… also claims there is no provision that mandates them to announce the result on poll day

Dechen Dolkar 

While many people are still curious why the local government (LG) election provisional results were delayed, unlike the usual practice, officials from the Election Commission of Bhutan (ECB) claimed the results were not delayed.

ECB spokesperson Phub Dorji, who is also the director of the secretariat service, said that as per their notification issued on October 27, the results were to be announced the next day on December 23.

“There is no provision or obligation that ECB must announce results on the poll day,” he said.

He, however, claimed to have shared the provisional results with Bhutan Broadcasting Services (BBS) by 10pm that night. “BBS announced the provisional results available until 1am and the rest were announced on December 23 by 6pm.”

Usually, election provisional results were shared with the media within two to three hours after closing the polls and declared. However, in the last election, results got delayed and some of the returning officers (ROs) were still compiling the results at midnight.

Phub Dorji said the recent election was conducted under unusual circumstances due to the pandemic with less movement of people.  

He said that during the elections, not a single person was affected by Covid-19 and the general public should appreciate the ECB for conducting smooth elections for 3,521 candidates and about 300,000 voters. “There are also many electoral officials and security officials, but there were no mishaps.”

However, officials from BBS said that they could not get provisional results for some gewogs on the poll day.

An official said BBS announced results only for dzongkhags from which they received results.

He also said they announced the results until 1am.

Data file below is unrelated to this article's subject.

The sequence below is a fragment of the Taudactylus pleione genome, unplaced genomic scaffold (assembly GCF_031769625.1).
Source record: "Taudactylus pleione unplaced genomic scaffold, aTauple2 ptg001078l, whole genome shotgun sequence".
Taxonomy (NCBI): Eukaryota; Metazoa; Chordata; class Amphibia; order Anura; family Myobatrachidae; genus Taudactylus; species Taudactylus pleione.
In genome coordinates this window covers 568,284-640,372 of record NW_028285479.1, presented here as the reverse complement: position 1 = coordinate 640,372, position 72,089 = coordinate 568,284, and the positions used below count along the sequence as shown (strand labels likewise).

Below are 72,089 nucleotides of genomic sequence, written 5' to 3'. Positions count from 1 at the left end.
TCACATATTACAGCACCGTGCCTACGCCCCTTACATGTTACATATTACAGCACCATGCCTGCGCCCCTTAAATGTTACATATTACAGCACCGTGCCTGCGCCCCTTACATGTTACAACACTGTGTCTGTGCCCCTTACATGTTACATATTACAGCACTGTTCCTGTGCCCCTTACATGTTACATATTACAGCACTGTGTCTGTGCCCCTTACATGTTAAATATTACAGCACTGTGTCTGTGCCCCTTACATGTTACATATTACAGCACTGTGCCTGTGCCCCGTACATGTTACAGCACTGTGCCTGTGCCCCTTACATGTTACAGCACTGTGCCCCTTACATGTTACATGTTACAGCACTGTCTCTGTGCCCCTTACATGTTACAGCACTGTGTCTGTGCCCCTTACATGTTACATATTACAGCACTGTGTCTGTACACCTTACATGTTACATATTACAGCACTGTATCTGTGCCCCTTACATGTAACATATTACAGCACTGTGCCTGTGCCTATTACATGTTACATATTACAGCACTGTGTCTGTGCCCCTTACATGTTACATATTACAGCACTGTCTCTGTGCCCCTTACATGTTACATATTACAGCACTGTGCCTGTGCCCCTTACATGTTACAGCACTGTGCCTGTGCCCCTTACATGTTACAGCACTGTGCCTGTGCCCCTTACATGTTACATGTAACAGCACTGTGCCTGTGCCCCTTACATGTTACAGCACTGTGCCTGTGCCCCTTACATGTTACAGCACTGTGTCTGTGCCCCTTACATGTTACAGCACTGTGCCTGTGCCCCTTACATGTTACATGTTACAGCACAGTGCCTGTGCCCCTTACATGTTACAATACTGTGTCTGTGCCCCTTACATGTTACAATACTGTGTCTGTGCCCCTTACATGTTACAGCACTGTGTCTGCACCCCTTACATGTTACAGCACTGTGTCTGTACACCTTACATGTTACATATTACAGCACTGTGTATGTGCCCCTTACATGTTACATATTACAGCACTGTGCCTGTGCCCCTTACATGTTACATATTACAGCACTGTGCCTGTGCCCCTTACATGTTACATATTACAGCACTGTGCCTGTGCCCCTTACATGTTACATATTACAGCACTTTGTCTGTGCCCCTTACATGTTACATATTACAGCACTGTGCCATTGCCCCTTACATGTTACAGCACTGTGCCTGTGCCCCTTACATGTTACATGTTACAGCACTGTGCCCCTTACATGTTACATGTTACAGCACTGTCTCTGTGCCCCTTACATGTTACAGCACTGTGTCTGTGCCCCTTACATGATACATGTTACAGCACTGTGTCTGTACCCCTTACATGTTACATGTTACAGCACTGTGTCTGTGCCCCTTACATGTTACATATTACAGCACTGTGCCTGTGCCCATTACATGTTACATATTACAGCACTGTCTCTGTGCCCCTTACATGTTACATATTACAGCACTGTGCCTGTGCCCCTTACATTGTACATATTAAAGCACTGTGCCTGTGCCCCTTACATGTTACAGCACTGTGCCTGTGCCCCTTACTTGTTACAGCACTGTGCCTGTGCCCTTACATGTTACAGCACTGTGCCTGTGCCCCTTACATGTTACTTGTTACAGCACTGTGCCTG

Returning Officers

However, the ROs Kuensel talked to said there was a delay in provisional results because of the SMS application, which was not working properly.

They explained that when all presiding officers sent messages together, the SMS service got jammed.

It was learnt the ECB used an SMS app to collect and consolidate election results on the poll day.

The ROs also said that while counting through EVM machines was easy, they took time to count votes cast through mobile booths, facilitation booths, and from overseas, as there were many people who availed those services.

They said that they started counting the ballots at 8am, but could only complete the counting by 11:30pm on poll day.

“We were told that the ECB system crashed and they could not view the overseas postal ballots,” a RO said.

Some ROs also said that they were able to compile the result by 10.30pm that night.

“The delay was due to a large number of candidates in LG, and the inclusion of the facilitation ballot took more time to count,” one said. “The ECB system was jammed and results could not be uploaded to the dashboard.”

Some ROs also claimed that since the ECB has provided services to the voters with three different facilitation booths, there is a shortage of human resources deployed for elections for counting the votes. “If there are designated officials to count votes from different facilitation booths, it would have finished earlier.”

Kuensel learnt that since the SMS app was not working, ROs were asked to send the results in Google Sheets, which took time.



One of the elected gups said that the EVM result was out, but he had to wait for the postal ballot votes. In the EVM, his votes were the lowest among the gup candidates.

“I waited until 11pm for the result. Still, the result didn’t come out. I went to bed,” he said. “Around 1am, one of my friends called me to tell me that I won.”

He said he didn’t believe it, until he received a screenshot.

In an earlier interview with Kuensel, a gup-elect said that he only found out about the results on December 23.

He said one of his friends shared an online post that had the results.

Some candidates said they waited past midnight at the RO offices for results.